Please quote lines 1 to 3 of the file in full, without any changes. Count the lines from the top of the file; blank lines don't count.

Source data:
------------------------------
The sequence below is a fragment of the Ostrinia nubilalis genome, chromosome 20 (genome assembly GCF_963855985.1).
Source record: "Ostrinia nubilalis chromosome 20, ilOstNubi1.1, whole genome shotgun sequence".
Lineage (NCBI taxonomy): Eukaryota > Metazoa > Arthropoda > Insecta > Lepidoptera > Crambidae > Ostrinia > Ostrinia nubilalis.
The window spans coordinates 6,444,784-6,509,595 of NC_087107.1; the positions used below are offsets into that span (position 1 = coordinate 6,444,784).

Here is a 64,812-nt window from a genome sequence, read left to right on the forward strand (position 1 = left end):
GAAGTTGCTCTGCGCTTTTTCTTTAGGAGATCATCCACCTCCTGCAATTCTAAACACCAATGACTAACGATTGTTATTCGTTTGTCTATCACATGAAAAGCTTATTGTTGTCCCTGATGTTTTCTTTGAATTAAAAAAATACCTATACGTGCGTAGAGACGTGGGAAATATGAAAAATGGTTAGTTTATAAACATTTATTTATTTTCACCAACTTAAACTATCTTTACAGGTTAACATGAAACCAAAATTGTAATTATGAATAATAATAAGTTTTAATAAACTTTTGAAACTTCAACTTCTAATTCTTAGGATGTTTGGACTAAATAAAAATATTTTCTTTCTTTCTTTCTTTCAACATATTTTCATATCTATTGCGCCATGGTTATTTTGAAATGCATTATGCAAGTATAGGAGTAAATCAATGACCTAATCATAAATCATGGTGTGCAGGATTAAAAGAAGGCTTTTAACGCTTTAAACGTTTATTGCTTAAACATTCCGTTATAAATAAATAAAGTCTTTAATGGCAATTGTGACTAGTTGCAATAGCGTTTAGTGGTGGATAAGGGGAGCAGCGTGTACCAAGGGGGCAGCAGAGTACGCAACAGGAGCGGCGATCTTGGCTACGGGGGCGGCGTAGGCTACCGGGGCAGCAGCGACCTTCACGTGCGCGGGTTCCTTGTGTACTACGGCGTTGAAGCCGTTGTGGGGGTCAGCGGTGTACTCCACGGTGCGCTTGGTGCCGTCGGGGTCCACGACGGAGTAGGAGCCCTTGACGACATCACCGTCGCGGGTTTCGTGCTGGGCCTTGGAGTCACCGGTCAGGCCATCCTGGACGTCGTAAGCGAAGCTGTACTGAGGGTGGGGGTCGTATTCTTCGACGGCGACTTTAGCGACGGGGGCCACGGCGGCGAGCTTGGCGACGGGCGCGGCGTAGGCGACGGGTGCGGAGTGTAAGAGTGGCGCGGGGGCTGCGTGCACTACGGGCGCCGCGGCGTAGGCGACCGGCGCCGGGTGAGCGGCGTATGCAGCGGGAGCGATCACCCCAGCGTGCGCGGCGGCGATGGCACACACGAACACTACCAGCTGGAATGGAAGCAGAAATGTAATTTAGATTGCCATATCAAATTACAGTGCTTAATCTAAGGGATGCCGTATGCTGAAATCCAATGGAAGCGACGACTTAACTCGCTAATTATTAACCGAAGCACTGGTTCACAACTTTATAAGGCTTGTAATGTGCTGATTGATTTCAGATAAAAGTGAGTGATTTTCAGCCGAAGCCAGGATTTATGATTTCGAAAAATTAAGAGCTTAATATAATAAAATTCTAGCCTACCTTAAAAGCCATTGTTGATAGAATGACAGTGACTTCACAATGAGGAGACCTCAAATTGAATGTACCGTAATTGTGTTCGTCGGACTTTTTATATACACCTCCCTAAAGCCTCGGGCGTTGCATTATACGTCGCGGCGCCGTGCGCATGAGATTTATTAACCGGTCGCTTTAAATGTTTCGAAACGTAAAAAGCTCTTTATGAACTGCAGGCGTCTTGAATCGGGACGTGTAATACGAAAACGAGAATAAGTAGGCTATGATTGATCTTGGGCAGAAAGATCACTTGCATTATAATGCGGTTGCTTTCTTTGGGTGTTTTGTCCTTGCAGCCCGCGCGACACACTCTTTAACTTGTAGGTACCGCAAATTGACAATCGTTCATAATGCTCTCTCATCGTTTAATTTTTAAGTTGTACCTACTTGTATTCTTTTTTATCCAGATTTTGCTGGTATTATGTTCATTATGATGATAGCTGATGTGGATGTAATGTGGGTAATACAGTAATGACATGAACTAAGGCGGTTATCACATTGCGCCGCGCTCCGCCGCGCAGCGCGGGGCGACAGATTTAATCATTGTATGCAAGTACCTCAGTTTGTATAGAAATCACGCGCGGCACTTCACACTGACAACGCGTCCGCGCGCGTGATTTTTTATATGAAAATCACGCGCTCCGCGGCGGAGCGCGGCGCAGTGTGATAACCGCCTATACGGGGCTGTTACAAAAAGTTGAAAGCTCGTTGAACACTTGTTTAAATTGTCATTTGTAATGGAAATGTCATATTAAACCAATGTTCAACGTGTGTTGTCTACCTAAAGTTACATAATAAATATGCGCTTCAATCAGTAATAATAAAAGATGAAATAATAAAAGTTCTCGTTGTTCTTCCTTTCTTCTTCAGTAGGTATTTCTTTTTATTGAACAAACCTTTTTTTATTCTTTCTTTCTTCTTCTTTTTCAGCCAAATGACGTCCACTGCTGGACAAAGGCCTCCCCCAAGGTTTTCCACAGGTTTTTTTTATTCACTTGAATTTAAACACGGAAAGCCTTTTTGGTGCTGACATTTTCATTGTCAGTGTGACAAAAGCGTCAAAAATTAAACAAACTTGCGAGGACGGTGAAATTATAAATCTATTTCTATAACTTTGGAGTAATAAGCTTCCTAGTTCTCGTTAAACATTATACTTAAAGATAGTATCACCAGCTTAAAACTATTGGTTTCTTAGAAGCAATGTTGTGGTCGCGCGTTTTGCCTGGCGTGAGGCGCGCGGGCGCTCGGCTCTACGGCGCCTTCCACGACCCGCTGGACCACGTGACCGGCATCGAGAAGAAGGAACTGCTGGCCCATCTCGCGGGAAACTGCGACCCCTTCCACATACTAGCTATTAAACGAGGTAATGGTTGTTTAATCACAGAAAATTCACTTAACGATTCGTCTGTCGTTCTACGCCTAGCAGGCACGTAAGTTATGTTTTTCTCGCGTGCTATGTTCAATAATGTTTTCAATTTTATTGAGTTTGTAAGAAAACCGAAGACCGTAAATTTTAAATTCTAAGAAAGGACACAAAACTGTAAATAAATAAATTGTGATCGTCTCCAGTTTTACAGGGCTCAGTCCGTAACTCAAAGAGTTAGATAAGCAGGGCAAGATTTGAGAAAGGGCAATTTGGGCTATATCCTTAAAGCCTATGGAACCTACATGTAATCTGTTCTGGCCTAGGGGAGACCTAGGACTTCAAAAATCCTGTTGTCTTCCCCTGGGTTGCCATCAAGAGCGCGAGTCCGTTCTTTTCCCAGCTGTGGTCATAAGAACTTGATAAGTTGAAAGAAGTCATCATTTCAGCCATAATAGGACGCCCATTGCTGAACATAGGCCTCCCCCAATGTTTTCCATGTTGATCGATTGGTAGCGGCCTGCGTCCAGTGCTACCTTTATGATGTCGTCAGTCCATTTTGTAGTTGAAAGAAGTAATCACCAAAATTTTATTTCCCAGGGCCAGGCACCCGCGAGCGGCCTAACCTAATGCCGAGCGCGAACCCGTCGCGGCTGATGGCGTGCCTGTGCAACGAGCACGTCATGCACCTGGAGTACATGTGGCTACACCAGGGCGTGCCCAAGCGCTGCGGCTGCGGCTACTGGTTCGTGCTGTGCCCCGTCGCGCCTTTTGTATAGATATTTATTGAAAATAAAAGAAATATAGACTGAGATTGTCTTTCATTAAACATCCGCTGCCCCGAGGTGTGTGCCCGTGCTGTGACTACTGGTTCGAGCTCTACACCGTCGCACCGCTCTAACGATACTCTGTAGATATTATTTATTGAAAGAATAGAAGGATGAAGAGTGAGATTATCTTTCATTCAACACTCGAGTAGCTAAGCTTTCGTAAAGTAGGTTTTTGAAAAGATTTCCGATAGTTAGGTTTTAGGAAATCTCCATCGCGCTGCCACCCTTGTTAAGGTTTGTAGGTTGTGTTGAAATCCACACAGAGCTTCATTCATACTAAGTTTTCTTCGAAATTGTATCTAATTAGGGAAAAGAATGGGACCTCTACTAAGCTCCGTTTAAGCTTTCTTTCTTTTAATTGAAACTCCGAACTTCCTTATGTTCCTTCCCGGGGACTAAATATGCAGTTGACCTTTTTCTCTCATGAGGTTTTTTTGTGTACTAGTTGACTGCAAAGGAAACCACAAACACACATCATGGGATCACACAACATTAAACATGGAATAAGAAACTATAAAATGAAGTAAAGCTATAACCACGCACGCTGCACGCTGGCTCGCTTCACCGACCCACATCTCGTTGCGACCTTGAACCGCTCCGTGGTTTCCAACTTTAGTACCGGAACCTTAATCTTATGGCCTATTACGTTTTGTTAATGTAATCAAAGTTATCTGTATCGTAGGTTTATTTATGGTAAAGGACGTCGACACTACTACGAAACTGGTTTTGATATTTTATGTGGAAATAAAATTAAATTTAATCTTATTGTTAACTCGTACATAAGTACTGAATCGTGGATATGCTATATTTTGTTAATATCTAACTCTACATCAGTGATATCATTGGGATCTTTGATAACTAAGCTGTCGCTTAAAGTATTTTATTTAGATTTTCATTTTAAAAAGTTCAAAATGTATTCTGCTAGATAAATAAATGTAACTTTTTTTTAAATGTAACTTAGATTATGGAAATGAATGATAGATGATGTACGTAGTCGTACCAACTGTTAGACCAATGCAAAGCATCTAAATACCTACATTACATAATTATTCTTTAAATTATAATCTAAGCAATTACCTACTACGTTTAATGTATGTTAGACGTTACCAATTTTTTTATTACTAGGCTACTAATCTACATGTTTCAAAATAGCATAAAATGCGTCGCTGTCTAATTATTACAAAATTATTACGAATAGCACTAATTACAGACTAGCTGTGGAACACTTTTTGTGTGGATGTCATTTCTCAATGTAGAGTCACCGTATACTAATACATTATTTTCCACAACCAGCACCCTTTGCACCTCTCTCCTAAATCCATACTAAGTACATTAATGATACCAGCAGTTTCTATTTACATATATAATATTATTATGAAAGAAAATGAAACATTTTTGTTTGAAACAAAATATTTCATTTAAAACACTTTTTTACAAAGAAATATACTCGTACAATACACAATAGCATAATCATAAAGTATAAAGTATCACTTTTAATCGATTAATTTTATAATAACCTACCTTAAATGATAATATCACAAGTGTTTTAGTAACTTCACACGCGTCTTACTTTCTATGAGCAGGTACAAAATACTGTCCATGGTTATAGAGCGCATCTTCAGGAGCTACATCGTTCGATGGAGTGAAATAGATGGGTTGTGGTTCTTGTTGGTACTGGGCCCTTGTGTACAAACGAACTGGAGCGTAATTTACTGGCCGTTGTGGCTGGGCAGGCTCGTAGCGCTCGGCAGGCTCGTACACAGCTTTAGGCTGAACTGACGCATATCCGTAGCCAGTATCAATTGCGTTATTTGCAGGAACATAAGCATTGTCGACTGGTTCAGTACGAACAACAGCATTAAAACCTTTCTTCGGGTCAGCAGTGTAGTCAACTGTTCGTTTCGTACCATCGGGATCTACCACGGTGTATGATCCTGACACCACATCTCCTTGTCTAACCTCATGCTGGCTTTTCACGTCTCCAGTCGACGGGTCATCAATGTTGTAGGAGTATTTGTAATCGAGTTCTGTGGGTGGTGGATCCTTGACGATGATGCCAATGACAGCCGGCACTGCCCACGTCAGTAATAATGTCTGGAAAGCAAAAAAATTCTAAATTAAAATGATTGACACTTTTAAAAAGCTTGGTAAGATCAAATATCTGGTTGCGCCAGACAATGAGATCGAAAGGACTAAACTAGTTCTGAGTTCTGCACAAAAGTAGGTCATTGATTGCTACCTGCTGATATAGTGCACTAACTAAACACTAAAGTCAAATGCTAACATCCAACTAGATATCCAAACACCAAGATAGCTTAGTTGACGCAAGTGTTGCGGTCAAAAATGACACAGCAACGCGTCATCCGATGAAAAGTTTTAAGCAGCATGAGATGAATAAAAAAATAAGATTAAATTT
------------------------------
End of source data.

The sequence below is a fragment of the Ostrinia nubilalis genome, chromosome 20 (genome assembly GCF_963855985.1).
Source record: "Ostrinia nubilalis chromosome 20, ilOstNubi1.1, whole genome shotgun sequence".
Lineage (NCBI taxonomy): Eukaryota > Metazoa > Arthropoda > Insecta > Lepidoptera > Crambidae > Ostrinia > Ostrinia nubilalis.